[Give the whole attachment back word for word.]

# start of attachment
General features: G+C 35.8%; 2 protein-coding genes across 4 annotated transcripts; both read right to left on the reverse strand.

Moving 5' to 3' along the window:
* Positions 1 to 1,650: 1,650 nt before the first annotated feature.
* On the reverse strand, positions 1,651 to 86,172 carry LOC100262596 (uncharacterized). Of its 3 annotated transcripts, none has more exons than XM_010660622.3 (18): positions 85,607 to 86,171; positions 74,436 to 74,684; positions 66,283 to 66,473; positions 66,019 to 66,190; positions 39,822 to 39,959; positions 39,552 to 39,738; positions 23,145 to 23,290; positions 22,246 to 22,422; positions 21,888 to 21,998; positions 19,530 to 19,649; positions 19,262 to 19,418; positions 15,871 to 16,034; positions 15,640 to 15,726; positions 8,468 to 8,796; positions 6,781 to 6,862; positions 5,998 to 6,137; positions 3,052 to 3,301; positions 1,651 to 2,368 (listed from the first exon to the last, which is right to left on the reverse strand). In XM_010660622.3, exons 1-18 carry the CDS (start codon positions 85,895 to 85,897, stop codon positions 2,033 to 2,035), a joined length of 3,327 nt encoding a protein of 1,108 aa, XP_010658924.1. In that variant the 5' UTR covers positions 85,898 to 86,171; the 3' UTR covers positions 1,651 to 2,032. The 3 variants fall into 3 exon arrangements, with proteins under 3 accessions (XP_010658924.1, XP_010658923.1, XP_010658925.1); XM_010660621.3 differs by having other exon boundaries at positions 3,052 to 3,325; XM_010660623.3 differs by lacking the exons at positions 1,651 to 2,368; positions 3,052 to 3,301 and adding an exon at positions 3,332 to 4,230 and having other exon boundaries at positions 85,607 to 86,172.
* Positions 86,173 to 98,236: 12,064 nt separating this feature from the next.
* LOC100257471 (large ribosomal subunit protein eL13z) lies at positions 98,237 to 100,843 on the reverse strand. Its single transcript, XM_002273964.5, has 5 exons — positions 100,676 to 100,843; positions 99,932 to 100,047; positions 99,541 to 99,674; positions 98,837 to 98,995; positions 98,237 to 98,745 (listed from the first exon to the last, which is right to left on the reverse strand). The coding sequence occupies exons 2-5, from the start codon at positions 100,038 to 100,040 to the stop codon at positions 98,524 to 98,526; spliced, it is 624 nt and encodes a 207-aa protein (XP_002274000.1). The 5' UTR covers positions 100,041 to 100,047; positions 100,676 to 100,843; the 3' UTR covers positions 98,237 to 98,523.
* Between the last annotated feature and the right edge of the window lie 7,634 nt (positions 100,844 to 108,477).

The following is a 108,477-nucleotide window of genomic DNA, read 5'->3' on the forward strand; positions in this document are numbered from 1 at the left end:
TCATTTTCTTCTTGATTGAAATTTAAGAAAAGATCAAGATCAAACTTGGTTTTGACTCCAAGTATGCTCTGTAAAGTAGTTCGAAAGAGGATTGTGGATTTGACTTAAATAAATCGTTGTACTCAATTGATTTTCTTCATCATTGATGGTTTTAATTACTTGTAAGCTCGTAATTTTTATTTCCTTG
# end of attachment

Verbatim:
General features: G+C 35.8%; 2 protein-coding genes across 4 annotated transcripts; both read right to left on the reverse strand.

Moving 5' to 3' along the window:
* Positions 1 to 1,650: 1,650 nt before the first annotated feature.
* On the reverse strand, positions 1,651 to 86,172 carry LOC100262596 (uncharacterized). Of its 3 annotated transcripts, none has more exons than XM_010660622.3 (18): positions 85,607 to 86,171; positions 74,436 to 74,684; positions 66,283 to 66,473; positions 66,019 to 66,190; positions 39,822 to 39,959; positions 39,552 to 39,738; positions 23,145 to 23,290; positions 22,246 to 22,422; positions 21,888 to 21,998; positions 19,530 to 19,649; positions 19,262 to 19,418; positions 15,871 to 16,034; positions 15,640 to 15,726; positions 8,468 to 8,796; positions 6,781 to 6,862; positions 5,998 to 6,137; positions 3,052 to 3,301; positions 1,651 to 2,368 (listed from the first exon to the last, which is right to left on the reverse strand). In XM_010660622.3, exons 1-18 carry the CDS (start codon positions 85,895 to 85,897, stop codon positions 2,033 to 2,035), a joined length of 3,327 nt encoding a protein of 1,108 aa, XP_010658924.1. In that variant the 5' UTR covers positions 85,898 to 86,171; the 3' UTR covers positions 1,651 to 2,032. The 3 variants fall into 3 exon arrangements, with proteins under 3 accessions (XP_010658924.1, XP_010658923.1, XP_010658925.1); XM_010660621.3 differs by having other exon boundaries at positions 3,052 to 3,325; XM_010660623.3 differs by lacking the exons at positions 1,651 to 2,368; positions 3,052 to 3,301 and adding an exon at positions 3,332 to 4,230 and having other exon boundaries at positions 85,607 to 86,172.
* Positions 86,173 to 98,236: 12,064 nt separating this feature from the next.
* LOC100257471 (large ribosomal subunit protein eL13z) lies at positions 98,237 to 100,843 on the reverse strand. Its single transcript, XM_002273964.5, has 5 exons — positions 100,676 to 100,843; positions 99,932 to 100,047; positions 99,541 to 99,674; positions 98,837 to 98,995; positions 98,237 to 98,745 (listed from the first exon to the last, which is right to left on the reverse strand). The coding sequence occupies exons 2-5, from the start codon at positions 100,038 to 100,040 to the stop codon at positions 98,524 to 98,526; spliced, it is 624 nt and encodes a 207-aa protein (XP_002274000.1). The 5' UTR covers positions 100,041 to 100,047; positions 100,676 to 100,843; the 3' UTR covers positions 98,237 to 98,523.
* Between the last annotated feature and the right edge of the window lie 7,634 nt (positions 100,844 to 108,477).

The following is a 108,477-nucleotide window of genomic DNA, read 5'->3' on the forward strand; positions in this document are numbered from 1 at the left end:
TCATTTTCTTCTTGATTGAAATTTAAGAAAAGATCAAGATCAAACTTGGTTTTGACTCCAAGTATGCTCTGTAAAGTAGTTCGAAAGAGGATTGTGGATTTGACTTAAATAAATCGTTGTACTCAATTGATTTTCTTCATCATTGATGGTTTTAATTACTTGTAAGCTCGTAATTTTTATTTCCTTG